Bigger than me
March 29, 2015
March 29, 2015

When I first got into college, I thought I could do anything. I felt like I could think up the answer to any problem or win any argument. As a result of this inflated perception of myself, I often worked alone. I never joined group studies. I would ask my professors if I could go solo on group works and projects, and they would often let me; when they didn’t, I would show up to group meetings with everything answered so we could finish up as soon as possible.

I felt that working alone was more efficient, that taking the time to get on the same page with other people was a waste. For a while, this worked really well for me. I got 4.0s while spending as little time as possible on school work.

But then a funny thing happened.

As I started to expose myself to new environments and meet new people, I slowly began to find that I couldn’t do everything I thought I could. There were things I could no longer understand on my own, there were things I could no longer do on my own. In a nutshell, I started to fail, and it was the best thing that could have happened to me.

To a certain extent, I felt helpless. I wondered if my mind was physically degenerating, if my mind wasn’t as sharp as it used to be. What I didn’t realize was that when you close your mind off from other people, it’s so easy to think you’re high and mighty because there’s no one else to challenge you up in your ivory tower.

There’s this aggrandized Western image of the loner figure that finds success and achieves great feats with minimal help. We have guys like Tony Stark whose own genius saves the world or Sherlock Holmes who single-handedly outwits the entire Scotland Yard over and over again. (You might argue that I’m cherry picking and/or ignoring the John Watsons; I admit I might be a little guilty of the former, but to the latter, I counter that the John Watsons of these stories are mere stepping stones for the success of the main heroes).

Western culture promotes this notion of ‘you can do anything if you put your mind to it.’ And quite frankly, I think it’s absurd. A big portion of ability is genetic and/or determined at the early stages of childhood. It’s a phrase that might lead to success for the few blessed, while leaving the rest largely disappointed.

Contrast this to Eastern philosophies, particularly Hinduism and Buddhism, which often emphasize a ‘transcending’ of the self. As a result, Eastern cultures generally tend to have more communal attitudes, and there’s an example close to home that illustrates this perfectly.

We’re all familiar with the metaphorical ‘great wall,’ or the rule imposed by Chinese parents banning their children from marrying others not of Chinese descent. I used to propose a dilemma to my Chinese friends of choosing between marrying their ‘soul mates’ or obeying their family’s wishes, and a lot of them chose the latter, to my surprise. By no means am I condoning ‘the great wall,’ but there’s something fascinating and endearing about someone foregoing their personal happiness because they see a greater importance in contributing to their community’s welfare.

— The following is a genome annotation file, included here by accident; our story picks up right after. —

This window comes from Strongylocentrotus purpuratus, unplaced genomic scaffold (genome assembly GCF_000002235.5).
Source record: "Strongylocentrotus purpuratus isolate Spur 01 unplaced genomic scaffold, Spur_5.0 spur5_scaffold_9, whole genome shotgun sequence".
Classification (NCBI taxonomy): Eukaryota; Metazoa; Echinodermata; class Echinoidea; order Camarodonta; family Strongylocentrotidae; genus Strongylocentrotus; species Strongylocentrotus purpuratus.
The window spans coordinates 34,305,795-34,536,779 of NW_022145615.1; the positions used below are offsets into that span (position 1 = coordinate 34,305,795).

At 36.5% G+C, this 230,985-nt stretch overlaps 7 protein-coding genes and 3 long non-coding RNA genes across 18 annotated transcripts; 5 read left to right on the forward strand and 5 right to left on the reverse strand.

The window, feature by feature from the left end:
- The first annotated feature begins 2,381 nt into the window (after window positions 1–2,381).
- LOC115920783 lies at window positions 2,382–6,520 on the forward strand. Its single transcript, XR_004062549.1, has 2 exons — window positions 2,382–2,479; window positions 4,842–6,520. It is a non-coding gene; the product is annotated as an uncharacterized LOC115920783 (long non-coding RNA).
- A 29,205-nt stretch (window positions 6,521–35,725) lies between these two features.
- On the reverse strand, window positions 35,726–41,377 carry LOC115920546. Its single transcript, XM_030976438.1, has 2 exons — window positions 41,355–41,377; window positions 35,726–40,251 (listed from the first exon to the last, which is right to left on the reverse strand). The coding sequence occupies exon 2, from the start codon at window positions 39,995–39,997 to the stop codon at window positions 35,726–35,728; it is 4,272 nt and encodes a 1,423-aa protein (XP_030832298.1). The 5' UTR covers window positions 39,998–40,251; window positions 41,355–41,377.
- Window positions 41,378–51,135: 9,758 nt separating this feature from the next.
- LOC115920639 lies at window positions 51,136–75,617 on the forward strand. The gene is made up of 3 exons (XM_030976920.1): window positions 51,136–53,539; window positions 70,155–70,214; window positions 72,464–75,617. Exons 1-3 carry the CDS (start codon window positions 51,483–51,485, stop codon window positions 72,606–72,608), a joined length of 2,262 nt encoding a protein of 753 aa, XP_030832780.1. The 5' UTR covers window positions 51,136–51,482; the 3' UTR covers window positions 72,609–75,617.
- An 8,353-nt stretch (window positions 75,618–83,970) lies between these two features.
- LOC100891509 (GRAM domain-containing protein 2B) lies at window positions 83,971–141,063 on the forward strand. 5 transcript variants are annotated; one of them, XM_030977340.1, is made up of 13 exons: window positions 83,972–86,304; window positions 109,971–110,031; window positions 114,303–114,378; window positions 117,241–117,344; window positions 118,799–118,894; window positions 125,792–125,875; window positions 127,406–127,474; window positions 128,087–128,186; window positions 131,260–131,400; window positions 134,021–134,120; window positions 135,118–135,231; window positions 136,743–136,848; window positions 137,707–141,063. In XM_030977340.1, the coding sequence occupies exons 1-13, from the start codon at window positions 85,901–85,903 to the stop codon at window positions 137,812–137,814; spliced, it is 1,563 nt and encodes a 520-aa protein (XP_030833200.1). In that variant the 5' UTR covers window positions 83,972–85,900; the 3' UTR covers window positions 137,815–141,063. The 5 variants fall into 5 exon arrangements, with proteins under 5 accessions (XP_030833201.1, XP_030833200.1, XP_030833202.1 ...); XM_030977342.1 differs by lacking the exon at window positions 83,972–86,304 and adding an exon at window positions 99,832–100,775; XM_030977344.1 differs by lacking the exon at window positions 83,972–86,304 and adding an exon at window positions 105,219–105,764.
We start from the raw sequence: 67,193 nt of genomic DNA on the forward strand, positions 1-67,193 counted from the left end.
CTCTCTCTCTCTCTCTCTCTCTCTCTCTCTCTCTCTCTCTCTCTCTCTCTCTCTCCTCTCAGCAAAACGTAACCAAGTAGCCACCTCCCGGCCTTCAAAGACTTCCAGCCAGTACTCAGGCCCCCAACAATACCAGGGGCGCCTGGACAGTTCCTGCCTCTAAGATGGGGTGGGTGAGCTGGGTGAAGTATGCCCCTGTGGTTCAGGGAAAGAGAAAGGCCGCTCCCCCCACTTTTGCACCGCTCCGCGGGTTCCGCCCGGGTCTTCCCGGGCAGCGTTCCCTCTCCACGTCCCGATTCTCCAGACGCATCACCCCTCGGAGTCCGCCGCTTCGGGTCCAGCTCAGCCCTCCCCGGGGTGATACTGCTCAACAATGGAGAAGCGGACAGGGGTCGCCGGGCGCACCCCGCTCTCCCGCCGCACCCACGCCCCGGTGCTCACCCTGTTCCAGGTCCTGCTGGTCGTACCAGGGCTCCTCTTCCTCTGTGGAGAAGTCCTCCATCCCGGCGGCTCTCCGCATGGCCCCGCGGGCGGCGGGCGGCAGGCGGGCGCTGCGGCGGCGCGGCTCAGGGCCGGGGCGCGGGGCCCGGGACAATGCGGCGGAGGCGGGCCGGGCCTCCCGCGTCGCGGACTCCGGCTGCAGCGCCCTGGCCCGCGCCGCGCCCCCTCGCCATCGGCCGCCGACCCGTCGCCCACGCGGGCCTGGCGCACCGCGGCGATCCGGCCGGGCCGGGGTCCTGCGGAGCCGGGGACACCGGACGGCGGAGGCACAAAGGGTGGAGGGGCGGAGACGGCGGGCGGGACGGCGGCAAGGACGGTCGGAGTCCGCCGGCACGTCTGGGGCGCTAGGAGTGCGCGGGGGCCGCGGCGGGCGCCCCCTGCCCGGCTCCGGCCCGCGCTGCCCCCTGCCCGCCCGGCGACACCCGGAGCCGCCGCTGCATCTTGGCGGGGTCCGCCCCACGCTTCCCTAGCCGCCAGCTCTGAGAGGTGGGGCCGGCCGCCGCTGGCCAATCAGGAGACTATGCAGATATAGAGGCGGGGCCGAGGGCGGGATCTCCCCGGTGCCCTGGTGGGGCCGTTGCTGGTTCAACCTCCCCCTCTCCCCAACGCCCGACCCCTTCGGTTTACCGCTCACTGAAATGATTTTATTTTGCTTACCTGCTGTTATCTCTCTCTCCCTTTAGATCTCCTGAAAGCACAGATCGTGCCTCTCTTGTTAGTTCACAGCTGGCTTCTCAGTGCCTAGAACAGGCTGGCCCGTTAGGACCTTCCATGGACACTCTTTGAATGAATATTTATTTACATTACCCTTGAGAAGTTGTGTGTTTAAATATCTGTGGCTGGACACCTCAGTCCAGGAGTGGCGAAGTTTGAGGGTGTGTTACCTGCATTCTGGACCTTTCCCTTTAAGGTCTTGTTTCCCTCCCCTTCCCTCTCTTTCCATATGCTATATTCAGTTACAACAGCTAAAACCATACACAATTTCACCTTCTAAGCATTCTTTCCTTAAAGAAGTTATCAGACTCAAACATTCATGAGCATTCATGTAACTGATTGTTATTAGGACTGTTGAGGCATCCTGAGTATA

As my ivory tower crumbled and the limitation of my abilities dawned on me, I began working with other people. Being incapable gave me a newfound appreciation for the talents of others, and for the first time in a long time, I allowed myself to really learn from others.

More than the personal gain of learning, however, I was able to see something else. I had always been chasing after things for my personal gain. I only really cared about how things would affect or benefit me.

When you’re working with a group though, you’re trying to achieve something that not only affects you, but that affects others too. There’s a collective gain. And there’s something very beautiful about a group of individuals coming together to achieve something bigger than all of them.

And at the end of the day, we’re always going to have deficiencies and there’s a very limited amount of knowledge any one person can take in. But when you get a group of people working together, people of different talents and deficiencies, they make up for one another’s differences, and they can strive for something that they never could have achieved individually.

There’s a song called Helplessness Blues by the folk band Fleet Foxes that succinctly expresses my point:

“I was raised up believing/I was somehow unique/Like a snowflake distinct upon snowflakes/Unique in each way you can see/And now after some thinking/I’d say I’d rather be/A functioning cog in some great machinery/serving something beyond me.”

To express it in that great language universal, at least, to Filipinos: I’d much rather be Danny Green in the San Antonio Spurs than a Kobe Bryant or a Lebron James.

I no longer feel invincible, and often I still feel absolutely helpless. But because of other people, that’s okay. I’m not saying we have to give up our individualities either. My individuality is something I will always have—I’d just rather have it contribute to some greater purpose, something bigger than me.

John Sarao